Published online at GlobalTVEdmonton.com on February 7, 2011.
Linda Hoang, Global News: Monday, February 7, 2011
Cause of break still unclear but residents won’t likely have to pay
The day after a water main break sent water flooding into the streets and homes of a central Edmonton neighbourhood, little is known about what is responsible and who will pay for the damage.
The line that broke was a major transmission line that carries water from Epcor water treatment plants to resevoirs around the city before that water is then distributed on smaller lines to customers.
The break happened at around 5:30 a.m. Sunday near the intersection of 109 Avenue and 108 Steet. Within a few hours it had spread over a five block radius. In some places, the water was hip-deep.
Work on fixing the break began on Monday but Epcor officials say questions surrounding what caused the break and who will be reponsible for paying for damages, is still unknown.
“We don’t know and we won’t know until we get down there and have a look at what happened,” said Tim le Riche with Epcor.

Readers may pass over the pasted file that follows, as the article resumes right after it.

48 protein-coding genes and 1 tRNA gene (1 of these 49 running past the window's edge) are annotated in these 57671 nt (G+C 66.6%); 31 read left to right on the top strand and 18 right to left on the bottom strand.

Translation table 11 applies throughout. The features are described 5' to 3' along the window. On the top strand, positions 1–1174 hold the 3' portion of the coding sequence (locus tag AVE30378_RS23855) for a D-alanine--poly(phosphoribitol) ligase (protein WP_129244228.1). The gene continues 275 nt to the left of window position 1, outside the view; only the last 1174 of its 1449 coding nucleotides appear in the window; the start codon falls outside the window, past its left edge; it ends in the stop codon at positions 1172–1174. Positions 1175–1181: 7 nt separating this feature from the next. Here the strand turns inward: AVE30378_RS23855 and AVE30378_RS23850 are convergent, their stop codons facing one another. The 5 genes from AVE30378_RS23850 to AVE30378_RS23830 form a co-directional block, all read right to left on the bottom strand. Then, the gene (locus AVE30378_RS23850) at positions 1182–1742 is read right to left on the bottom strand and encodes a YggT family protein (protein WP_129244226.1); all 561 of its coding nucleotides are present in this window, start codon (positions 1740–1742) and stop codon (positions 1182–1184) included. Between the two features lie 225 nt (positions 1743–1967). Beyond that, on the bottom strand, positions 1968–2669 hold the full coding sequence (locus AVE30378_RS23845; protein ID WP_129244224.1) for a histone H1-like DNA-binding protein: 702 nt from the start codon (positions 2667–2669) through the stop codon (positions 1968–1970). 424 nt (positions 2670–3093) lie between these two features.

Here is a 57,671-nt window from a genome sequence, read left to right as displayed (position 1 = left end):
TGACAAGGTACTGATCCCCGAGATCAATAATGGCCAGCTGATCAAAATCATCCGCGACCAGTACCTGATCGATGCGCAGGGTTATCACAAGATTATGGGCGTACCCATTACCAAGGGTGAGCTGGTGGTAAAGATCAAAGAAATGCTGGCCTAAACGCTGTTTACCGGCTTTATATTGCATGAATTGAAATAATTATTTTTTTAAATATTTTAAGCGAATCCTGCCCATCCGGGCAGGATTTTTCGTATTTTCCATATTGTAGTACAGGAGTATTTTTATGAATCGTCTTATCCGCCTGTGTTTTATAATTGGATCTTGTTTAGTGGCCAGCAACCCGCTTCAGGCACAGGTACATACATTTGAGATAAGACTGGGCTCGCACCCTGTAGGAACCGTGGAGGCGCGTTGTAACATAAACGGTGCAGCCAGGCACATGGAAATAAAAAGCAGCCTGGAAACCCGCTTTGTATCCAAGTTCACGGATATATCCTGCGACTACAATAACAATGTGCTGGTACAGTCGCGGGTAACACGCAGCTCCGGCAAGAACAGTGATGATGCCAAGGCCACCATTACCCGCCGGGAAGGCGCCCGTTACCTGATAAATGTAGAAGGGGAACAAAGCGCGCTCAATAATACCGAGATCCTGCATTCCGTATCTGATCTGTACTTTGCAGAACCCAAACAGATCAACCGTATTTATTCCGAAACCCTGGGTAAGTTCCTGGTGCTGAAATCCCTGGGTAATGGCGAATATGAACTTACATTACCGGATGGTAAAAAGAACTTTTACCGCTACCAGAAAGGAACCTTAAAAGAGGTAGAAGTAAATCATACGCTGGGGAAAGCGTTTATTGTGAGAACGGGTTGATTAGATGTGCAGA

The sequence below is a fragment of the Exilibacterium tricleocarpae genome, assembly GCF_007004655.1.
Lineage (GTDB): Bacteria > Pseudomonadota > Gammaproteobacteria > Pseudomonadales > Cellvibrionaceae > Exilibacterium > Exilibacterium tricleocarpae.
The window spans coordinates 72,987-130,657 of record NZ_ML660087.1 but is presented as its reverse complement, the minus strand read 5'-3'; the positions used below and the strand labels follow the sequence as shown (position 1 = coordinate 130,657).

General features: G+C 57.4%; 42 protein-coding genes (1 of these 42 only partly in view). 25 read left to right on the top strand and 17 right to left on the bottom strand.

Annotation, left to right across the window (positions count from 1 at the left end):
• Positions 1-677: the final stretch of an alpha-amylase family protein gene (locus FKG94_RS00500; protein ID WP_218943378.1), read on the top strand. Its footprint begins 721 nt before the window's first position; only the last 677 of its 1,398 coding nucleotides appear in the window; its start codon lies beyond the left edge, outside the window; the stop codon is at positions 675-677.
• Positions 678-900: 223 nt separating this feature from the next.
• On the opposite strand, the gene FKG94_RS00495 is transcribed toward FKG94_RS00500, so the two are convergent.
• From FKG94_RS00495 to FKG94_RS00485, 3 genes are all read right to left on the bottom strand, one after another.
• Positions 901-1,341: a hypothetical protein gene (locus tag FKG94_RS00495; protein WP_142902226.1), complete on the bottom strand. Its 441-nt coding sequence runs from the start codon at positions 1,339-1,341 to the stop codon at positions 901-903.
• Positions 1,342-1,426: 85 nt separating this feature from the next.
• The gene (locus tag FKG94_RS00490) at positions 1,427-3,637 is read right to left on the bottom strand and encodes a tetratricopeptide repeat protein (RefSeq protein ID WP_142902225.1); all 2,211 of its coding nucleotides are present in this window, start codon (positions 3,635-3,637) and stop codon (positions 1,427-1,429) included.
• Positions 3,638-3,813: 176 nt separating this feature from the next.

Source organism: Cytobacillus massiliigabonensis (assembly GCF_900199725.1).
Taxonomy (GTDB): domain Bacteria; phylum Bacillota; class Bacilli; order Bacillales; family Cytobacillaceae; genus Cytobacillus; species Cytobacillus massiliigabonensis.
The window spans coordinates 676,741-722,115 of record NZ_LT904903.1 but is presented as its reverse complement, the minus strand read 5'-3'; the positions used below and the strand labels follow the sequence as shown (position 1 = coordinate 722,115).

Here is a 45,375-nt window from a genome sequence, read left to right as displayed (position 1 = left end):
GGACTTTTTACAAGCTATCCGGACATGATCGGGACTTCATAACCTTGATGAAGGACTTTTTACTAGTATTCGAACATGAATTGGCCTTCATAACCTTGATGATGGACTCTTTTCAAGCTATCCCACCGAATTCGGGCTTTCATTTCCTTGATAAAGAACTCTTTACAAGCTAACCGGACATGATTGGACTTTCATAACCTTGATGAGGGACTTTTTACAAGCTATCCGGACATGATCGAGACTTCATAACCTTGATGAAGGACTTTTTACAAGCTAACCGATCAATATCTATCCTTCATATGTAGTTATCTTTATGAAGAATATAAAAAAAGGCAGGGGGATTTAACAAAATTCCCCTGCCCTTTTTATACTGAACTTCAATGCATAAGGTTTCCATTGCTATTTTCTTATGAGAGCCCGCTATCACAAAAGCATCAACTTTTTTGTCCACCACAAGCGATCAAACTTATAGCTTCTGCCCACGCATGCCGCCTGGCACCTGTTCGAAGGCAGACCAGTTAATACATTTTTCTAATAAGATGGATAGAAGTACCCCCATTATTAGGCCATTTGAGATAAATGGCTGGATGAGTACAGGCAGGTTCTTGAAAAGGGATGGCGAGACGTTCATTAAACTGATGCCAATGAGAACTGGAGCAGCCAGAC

“Until we get down there and have a look, we just don’t know.”
The break caused damage to a number of homes with water rushing into basements and vents.
However as long as residents have an insurance policy in place, the question of who will ultimately pay for damages shouldn’t be a concern.
“They shouldn’t be too worried,” said Troy Bourassa with AMA Insurance. “The typical policy is going to provide coverage.”
Bourassa said most policies cover damages “when the loss is caused by the breakage of a public water main.”
Damage from flooding as a result of that kind of breakage is covered differently than damages caused by “natural” flooding.
“From the perspective of the individual wondering what’s going to happen right now, their insurance company will take care of it,” Bourassa said. “What happens to the losses after that, the insurance companies will deal with that.”
But Bourassa said residents should call their insurance companies as soon as possible.
There is currently no timeline on when repairs will be completed as Epcor still needs to dig down to the break, fix it, re-fill the hole, and then it’s up to the city to re-pave the street.
This isn’t the first water main break to wreak havoc in recent months.
On Dec. 30, water flooded the underpass at 129 Avenue and 97 Street.
Le Riche said Epcor deals with about 350 breaks each year, which is down considerably from the number dealt with back in the 1980s, which had been about 1,600 a year.
The decrease in breaks is a result of the company spending between $10-$20 million a year upgrading lines around the city with more durable pipes.